Sixteen years ago Roberto Gill, the founder and owner of CASA Kids Design Company, moved from TriBeca to Brooklyn because his rent was too high.
He discovered he was not alone.
Brooklyn has become a magnet for designers —173 new design firms were launched in Brooklyn between 2001 and 2009—the latest available data, according to a report by David Giles, research director at the Center for an Urban Future, a New York think tank. “These artists,” he says, “flock to Brooklyn.”
They have come to DUMBO, Greenpoint, Park Slope and Bushwick, setting up shop, Giles says, in old warehouse lofts abandoned by manufacturers. Brooklyn offers lower rents than Manhattan. But there is, something more at play says Fennie Chow, 28, a graduate student in the communications design department at Pratt Institute.
“Hipster culture is incredibly trendy at the moment and most people seem to think that all hipsters live in Brooklyn, preferably Williamsburg,” she says. “There is a stigma about Manhattan that it is too expensive, too corporate, too impersonal. She adds that Brooklyn has warmth and a neighborhood vibe that doesn’t make it feel so urban. Chow says designers are people who want to connect with each other and form a bond. Open spaces in Brooklyn provide that opportunity.
“In many ways, Brooklyn is the ‘new’ downtown, geographically better connected to Manhattan,” says Matilda McQuaid, deputy curatorial director and head oftextiles at the Cooper-Hewitt National Design Museum.
Gill, 53, a father of two, launched his furniture company in 1992 because he liked the idea of being independent. He says when he was studying architecture at Harvard he did not know he could a make career out of design. “It was a discovery to realize that I love design,” he says with a smile. A native of Buenos Aires, Argentina, Gill plans to stay in Brooklyn and expand his design business. He recently designed a child’s room in Dumbo. His design consisted of a loft bed and a storage area. As a minimalist designer, he decided to use only a few colors. He says kids get easily tired of lots of colors and when they grow up they don’t like it. He says an average project usually costs somewhere from $8,000 to $10,000.
But business is not necessarily dependent on proximity to clients – nor on having office space, thanks to the Internet. In 2007, for instance, siblings Daniel Blanco, 32 and Claudia Blanco, 35 launched Magenta Creative Networks, a company that delivers motion graphics, print and media campaigns. In 2008, the siblings created a media campaign for New York City Health Department called, “ NYC Condoms: Get Some.”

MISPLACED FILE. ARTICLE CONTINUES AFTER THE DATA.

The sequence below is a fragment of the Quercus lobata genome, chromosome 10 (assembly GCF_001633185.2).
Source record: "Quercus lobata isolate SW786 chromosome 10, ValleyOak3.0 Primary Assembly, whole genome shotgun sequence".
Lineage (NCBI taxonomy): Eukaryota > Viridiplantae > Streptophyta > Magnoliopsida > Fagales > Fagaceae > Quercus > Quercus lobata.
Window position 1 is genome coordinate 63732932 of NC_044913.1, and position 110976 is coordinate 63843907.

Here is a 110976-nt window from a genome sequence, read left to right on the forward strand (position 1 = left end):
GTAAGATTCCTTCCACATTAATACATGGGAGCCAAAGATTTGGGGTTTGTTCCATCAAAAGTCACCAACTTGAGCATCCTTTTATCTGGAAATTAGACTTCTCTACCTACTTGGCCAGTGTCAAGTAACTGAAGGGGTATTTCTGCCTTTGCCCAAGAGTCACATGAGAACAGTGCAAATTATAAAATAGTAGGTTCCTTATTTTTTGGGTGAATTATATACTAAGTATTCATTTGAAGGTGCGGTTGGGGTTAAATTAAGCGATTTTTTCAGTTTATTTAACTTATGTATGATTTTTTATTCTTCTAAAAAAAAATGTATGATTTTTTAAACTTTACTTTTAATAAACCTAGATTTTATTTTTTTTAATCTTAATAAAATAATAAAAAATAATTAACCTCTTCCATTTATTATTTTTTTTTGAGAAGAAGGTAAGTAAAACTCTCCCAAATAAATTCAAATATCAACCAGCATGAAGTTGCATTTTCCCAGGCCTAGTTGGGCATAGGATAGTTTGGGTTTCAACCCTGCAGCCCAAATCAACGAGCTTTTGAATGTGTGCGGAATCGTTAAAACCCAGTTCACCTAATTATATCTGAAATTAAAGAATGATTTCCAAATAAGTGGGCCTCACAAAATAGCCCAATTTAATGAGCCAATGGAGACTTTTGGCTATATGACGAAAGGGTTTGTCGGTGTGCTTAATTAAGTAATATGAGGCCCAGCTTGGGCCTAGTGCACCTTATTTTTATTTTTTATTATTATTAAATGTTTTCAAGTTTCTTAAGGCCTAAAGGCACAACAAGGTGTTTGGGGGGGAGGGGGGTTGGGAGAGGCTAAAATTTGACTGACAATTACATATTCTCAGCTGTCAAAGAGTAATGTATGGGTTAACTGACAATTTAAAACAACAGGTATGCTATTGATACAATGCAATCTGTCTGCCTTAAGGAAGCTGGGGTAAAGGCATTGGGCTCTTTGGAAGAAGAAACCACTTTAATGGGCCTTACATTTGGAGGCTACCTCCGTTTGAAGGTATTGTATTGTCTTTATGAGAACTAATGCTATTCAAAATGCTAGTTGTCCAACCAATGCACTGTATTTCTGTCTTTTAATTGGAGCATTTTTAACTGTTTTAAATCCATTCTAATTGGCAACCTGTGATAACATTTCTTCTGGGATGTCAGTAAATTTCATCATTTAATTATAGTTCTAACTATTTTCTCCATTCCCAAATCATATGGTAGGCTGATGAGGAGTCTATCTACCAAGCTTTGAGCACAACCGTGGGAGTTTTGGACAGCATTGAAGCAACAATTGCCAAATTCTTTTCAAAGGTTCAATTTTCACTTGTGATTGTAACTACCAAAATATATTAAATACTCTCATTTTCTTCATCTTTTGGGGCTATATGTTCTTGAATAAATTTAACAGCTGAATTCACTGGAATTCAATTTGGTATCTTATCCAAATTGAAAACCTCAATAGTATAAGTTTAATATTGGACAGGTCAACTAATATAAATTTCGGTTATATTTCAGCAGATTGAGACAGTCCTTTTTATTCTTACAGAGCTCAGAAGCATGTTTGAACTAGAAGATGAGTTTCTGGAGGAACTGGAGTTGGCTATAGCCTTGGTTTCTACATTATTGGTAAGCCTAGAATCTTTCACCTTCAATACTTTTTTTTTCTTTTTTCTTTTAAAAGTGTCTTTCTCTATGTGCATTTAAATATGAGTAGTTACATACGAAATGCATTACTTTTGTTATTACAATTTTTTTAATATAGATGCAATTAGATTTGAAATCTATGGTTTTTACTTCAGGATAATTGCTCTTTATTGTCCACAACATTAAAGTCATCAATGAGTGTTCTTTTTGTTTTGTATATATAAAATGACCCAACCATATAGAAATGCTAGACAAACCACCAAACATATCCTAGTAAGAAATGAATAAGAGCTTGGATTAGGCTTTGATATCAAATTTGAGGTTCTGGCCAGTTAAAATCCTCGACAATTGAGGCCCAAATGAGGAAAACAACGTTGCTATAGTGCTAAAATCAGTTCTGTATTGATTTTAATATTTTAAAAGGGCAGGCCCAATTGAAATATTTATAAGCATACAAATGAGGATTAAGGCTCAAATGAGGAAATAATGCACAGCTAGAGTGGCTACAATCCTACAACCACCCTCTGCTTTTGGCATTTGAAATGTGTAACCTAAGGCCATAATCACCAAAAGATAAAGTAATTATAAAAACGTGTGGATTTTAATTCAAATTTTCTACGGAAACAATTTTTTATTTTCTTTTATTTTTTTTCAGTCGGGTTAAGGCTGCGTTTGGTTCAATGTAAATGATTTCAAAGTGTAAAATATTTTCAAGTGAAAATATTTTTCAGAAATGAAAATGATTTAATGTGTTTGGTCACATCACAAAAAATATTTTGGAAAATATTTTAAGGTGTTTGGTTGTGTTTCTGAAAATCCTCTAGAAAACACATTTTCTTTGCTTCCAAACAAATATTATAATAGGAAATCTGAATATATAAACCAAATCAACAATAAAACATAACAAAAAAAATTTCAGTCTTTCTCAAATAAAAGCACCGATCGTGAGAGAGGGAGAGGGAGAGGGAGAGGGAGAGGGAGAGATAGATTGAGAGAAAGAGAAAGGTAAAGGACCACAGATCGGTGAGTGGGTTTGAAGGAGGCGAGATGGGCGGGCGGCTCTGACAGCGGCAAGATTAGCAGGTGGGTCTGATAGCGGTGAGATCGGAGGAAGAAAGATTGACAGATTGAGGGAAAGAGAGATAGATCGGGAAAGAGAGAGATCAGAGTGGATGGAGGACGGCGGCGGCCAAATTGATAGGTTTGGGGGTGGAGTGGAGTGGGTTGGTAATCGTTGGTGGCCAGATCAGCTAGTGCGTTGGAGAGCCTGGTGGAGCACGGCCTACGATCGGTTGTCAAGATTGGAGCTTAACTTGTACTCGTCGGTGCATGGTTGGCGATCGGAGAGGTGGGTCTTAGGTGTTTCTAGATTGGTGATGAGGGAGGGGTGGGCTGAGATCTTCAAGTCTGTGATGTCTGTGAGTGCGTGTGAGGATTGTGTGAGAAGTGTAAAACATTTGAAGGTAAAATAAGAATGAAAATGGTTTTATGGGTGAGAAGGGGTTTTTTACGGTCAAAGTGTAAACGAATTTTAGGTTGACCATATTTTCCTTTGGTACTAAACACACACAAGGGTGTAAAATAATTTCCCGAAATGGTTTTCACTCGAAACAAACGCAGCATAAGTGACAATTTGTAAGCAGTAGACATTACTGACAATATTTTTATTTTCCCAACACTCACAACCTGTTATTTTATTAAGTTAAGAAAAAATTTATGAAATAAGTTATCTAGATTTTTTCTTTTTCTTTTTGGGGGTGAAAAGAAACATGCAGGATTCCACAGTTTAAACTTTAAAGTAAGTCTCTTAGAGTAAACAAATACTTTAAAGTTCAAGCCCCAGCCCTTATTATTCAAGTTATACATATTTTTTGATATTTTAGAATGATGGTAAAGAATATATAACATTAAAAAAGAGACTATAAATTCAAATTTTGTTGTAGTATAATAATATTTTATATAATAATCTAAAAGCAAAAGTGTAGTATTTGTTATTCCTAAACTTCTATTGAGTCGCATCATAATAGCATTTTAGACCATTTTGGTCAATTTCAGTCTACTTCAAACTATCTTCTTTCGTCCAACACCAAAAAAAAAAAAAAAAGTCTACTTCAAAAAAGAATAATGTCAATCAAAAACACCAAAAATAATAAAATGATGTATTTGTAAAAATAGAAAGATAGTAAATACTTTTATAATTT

They work from their apartment in Ditmas Park. “So, we are like the Internet, we can be everywhere, and team with other designers when the project requires it,” Daniel says. “We can be as small or big as necessary.”
Still, the recession has taken its toll on the design industry. Giles says design jobs have decreased since 2008. “Design companies depend on consumer spending,” Giles says. “ When consumer spending decreases—jobs decreases.” Gill, for one, has downsized his firm from four employees to two because, he says, business was slow.
But Giles adds that the recession did not have as much of an impact on the design industry as it had on other industries because the Internet has allowed designers to take advantage of rising consumer spending in places like China and India.
The decrease in the price of technology has also helped design firms in Brooklyn and other places. “Designers by nature are nimble and are smart to find new niches when old ones become obsolete or no longer pertinent to the time and economy,” says McQuaid.
Virtually all design firms have a web presence and use social media tools to communicate with their clients — Gill says the Internet drives 70 to 80 percent of his business. The developments in technology and lower cost of communications have also allowed more artists to become freelancers.
Esteban Perez, 29, is a freelance graphic designer with his own company, Hemi Studio. He has been living in Brooklyn for two years. He finds Brooklyn slower, quieter, a lot simpler than Manhattan. “Brooklyn’s design crowd looks for participation, social involvement and has a strong link as a small community,” says Perez.
Perez says as technology becomes more advanced, designers will have to become more creative as computers will be able to take care of menial jobs. Even though he is having a hard time finding bigger contracts, he remains optimistic about design industry and his colleagues.